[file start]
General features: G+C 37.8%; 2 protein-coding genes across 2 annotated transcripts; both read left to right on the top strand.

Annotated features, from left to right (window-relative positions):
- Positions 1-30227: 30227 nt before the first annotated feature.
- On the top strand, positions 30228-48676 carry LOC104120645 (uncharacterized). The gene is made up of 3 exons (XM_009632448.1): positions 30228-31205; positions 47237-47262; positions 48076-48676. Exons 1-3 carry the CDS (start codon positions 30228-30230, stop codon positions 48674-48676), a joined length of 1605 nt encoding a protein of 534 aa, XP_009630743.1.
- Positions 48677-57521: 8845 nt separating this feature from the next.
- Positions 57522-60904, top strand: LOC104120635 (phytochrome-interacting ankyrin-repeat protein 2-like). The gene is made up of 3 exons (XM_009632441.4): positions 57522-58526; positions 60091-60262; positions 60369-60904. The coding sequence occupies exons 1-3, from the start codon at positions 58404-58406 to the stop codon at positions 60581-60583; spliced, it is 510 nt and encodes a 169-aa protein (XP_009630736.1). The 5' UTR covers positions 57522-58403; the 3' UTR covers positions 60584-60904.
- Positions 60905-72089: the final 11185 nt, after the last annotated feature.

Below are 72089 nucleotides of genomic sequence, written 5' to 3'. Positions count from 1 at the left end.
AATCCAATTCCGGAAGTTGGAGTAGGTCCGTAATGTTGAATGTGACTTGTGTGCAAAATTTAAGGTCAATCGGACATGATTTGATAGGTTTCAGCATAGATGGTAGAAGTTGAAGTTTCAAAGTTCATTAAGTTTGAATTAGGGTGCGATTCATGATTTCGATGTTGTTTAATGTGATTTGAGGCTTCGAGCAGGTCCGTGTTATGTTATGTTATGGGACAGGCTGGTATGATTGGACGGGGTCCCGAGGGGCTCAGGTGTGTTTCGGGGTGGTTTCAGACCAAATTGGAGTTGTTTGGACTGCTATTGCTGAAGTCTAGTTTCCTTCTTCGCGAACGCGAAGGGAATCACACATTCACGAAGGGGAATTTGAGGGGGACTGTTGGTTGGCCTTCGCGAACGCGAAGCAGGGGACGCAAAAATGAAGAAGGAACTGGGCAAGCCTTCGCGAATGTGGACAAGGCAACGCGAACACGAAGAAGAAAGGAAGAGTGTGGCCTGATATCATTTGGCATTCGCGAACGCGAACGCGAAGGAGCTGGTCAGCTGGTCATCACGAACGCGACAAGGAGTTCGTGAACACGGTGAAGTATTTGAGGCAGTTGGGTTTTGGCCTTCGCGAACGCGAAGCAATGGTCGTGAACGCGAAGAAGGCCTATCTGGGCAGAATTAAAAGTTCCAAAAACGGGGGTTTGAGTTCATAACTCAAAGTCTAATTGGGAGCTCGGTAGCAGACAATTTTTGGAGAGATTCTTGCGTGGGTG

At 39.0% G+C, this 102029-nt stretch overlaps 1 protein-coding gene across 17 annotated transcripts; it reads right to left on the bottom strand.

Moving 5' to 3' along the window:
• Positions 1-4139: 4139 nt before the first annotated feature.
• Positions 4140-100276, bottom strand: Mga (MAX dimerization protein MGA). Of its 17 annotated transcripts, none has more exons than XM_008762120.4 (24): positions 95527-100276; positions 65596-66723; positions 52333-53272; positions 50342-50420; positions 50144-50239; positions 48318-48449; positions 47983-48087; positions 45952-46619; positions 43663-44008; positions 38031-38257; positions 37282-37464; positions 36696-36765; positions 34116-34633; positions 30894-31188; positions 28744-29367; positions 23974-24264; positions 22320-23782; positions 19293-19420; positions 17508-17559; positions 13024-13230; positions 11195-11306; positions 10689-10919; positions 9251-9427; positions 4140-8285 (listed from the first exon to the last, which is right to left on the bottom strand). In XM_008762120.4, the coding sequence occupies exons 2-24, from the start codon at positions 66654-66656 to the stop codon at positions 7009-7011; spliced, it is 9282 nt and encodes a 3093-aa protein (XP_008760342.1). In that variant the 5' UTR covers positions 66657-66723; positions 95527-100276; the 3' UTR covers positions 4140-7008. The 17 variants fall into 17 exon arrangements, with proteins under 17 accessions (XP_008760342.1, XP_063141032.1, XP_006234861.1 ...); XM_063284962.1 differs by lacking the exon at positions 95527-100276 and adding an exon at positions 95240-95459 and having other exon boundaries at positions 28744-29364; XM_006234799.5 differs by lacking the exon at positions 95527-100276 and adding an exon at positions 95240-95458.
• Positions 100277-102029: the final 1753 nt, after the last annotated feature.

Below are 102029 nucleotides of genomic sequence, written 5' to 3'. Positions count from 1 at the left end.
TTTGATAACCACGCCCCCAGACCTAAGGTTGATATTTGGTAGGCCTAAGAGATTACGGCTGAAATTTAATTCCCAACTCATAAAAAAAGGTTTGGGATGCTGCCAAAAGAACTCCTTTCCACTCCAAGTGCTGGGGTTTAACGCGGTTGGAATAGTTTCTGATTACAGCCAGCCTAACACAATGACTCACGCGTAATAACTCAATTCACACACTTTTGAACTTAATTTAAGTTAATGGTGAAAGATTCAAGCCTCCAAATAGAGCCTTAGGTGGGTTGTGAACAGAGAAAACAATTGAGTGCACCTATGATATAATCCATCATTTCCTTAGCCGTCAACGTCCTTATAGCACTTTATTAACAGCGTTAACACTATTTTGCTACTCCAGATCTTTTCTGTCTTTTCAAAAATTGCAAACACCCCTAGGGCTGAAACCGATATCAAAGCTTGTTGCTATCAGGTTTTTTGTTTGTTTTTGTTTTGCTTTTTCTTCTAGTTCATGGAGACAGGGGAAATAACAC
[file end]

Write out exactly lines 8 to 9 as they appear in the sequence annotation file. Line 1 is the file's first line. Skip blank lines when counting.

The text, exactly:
Below are 72089 nucleotides of genomic sequence, written 5' to 3'. Positions count from 1 at the left end.
AATCCAATTCCGGAAGTTGGAGTAGGTCCGTAATGTTGAATGTGACTTGTGTGCAAAATTTAAGGTCAATCGGACATGATTTGATAGGTTTCAGCATAGATGGTAGAAGTTGAAGTTTCAAAGTTCATTAAGTTTGAATTAGGGTGCGATTCATGATTTCGATGTTGTTTAATGTGATTTGAGGCTTCGAGCAGGTCCGTGTTATGTTATGTTATGGGACAGGCTGGTATGATTGGACGGGGTCCCGAGGGGCTCAGGTGTGTTTCGGGGTGGTTTCAGACCAAATTGGAGTTGTTTGGACTGCTATTGCTGAAGTCTAGTTTCCTTCTTCGCGAACGCGAAGGGAATCACACATTCACGAAGGGGAATTTGAGGGGGACTGTTGGTTGGCCTTCGCGAACGCGAAGCAGGGGACGCAAAAATGAAGAAGGAACTGGGCAAGCCTTCGCGAATGTGGACAAGGCAACGCGAACACGAAGAAGAAAGGAAGAGTGTGGCCTGATATCATTTGGCATTCGCGAACGCGAACGCGAAGGAGCTGGTCAGCTGGTCATCACGAACGCGACAAGGAGTTCGTGAACACGGTGAAGTATTTGAGGCAGTTGGGTTTTGGCCTTCGCGAACGCGAAGCAATGGTCGTGAACGCGAAGAAGGCCTATCTGGGCAGAATTAAAAGTTCCAAAAACGGGGGTTTGAGTTCATAACTCAAAGTCTAATTGGGAGCTCGGTAGCAGACAATTTTTGGAGAGATTCTTGCGTGGGTG